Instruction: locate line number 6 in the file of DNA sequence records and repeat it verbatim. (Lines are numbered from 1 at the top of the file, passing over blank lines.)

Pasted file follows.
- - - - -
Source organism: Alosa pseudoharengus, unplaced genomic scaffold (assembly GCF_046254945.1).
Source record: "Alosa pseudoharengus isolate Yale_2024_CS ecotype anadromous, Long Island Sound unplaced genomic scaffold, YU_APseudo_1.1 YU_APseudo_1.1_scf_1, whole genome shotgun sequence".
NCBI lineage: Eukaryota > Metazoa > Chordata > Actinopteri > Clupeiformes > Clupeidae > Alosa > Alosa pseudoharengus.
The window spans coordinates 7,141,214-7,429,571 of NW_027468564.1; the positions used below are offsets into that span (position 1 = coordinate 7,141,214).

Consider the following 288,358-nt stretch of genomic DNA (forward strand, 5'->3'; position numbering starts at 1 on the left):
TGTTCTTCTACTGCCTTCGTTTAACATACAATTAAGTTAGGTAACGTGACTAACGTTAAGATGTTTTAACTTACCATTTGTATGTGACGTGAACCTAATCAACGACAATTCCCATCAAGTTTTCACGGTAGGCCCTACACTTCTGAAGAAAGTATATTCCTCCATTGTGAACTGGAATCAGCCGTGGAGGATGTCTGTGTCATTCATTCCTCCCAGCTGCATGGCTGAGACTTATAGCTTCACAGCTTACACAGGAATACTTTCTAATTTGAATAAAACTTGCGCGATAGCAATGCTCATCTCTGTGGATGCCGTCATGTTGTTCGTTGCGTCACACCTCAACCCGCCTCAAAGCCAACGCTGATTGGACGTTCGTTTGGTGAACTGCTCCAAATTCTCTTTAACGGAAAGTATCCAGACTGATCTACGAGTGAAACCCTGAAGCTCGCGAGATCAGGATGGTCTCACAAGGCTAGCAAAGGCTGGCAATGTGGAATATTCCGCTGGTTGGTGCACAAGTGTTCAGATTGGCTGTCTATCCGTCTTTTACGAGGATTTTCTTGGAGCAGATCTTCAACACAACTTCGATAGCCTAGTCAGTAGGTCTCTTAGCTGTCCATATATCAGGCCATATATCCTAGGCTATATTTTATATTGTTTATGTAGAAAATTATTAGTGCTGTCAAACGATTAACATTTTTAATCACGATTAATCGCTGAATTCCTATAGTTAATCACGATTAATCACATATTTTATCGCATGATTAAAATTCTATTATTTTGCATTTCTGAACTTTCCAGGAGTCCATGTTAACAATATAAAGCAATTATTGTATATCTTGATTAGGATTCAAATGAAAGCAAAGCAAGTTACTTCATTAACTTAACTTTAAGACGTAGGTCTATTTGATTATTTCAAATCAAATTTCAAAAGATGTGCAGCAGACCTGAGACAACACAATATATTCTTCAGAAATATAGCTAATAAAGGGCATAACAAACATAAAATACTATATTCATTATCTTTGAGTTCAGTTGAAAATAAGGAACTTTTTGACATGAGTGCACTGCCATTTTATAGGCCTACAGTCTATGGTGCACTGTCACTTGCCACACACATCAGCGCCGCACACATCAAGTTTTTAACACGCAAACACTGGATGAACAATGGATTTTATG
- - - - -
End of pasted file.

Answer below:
TGTTCTTCTACTGCCTTCGTTTAACATACAATTAAGTTAGGTAACGTGACTAACGTTAAGATGTTTTAACTTACCATTTGTATGTGACGTGAACCTAATCAACGACAATTCCCATCAAGTTTTCACGGTAGGCCCTACACTTCTGAAGAAAGTATATTCCTCCATTGTGAACTGGAATCAGCCGTGGAGGATGTCTGTGTCATTCATTCCTCCCAGCTGCATGGCTGAGACTTATAGCTTCACAGCTTACACAGGAATACTTTCTAATTTGAATAAAACTTGCGCGATAGCAATGCTCATCTCTGTGGATGCCGTCATGTTGTTCGTTGCGTCACACCTCAACCCGCCTCAAAGCCAACGCTGATTGGACGTTCGTTTGGTGAACTGCTCCAAATTCTCTTTAACGGAAAGTATCCAGACTGATCTACGAGTGAAACCCTGAAGCTCGCGAGATCAGGATGGTCTCACAAGGCTAGCAAAGGCTGGCAATGTGGAATATTCCGCTGGTTGGTGCACAAGTGTTCAGATTGGCTGTCTATCCGTCTTTTACGAGGATTTTCTTGGAGCAGATCTTCAACACAACTTCGATAGCCTAGTCAGTAGGTCTCTTAGCTGTCCATATATCAGGCCATATATCCTAGGCTATATTTTATATTGTTTATGTAGAAAATTATTAGTGCTGTCAAACGATTAACATTTTTAATCACGATTAATCGCTGAATTCCTATAGTTAATCACGATTAATCACATATTTTATCGCATGATTAAAATTCTATTATTTTGCATTTCTGAACTTTCCAGGAGTCCATGTTAACAATATAAAGCAATTATTGTATATCTTGATTAGGATTCAAATGAAAGCAAAGCAAGTTACTTCATTAACTTAACTTTAAGACGTAGGTCTATTTGATTATTTCAAATCAAATTTCAAAAGATGTGCAGCAGACCTGAGACAACACAATATATTCTTCAGAAATATAGCTAATAAAGGGCATAACAAACATAAAATACTATATTCATTATCTTTGAGTTCAGTTGAAAATAAGGAACTTTTTGACATGAGTGCACTGCCATTTTATAGGCCTACAGTCTATGGTGCACTGTCACTTGCCACACACATCAGCGCCGCACACATCAAGTTTTTAACACGCAAACACTGGATGAACAATGGATTTTATG